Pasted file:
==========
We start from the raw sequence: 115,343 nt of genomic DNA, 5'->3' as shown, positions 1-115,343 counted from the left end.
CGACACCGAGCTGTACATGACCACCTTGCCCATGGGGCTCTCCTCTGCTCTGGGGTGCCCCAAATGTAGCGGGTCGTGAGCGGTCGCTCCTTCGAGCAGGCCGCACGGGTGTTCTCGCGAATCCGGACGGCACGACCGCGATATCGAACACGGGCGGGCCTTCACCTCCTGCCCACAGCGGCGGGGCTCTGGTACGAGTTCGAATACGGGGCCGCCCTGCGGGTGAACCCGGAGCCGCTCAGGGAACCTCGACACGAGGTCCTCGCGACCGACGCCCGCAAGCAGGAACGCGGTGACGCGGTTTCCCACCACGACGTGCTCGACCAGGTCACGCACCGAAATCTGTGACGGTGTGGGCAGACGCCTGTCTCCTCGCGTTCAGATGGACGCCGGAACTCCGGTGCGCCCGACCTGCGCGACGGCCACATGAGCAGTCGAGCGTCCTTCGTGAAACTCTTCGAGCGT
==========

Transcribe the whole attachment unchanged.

We start from the raw sequence: 115,343 nt of genomic DNA, 5'->3' as shown, positions 1-115,343 counted from the left end.
CGACACCGAGCTGTACATGACCACCTTGCCCATGGGGCTCTCCTCTGCTCTGGGGTGCCCCAAATGTAGCGGGTCGTGAGCGGTCGCTCCTTCGAGCAGGCCGCACGGGTGTTCTCGCGAATCCGGACGGCACGACCGCGATATCGAACACGGGCGGGCCTTCACCTCCTGCCCACAGCGGCGGGGCTCTGGTACGAGTTCGAATACGGGGCCGCCCTGCGGGTGAACCCGGAGCCGCTCAGGGAACCTCGACACGAGGTCCTCGCGACCGACGCCCGCAAGCAGGAACGCGGTGACGCGGTTTCCCACCACGACGTGCTCGACCAGGTCACGCACCGAAATCTGTGACGGTGTGGGCAGACGCCTGTCTCCTCGCGTTCAGATGGACGCCGGAACTCCGGTGCGCCCGACCTGCGCGACGGCCACATGAGCAGTCGAGCGTCCTTCGTGAAACTCTTCGAGCGT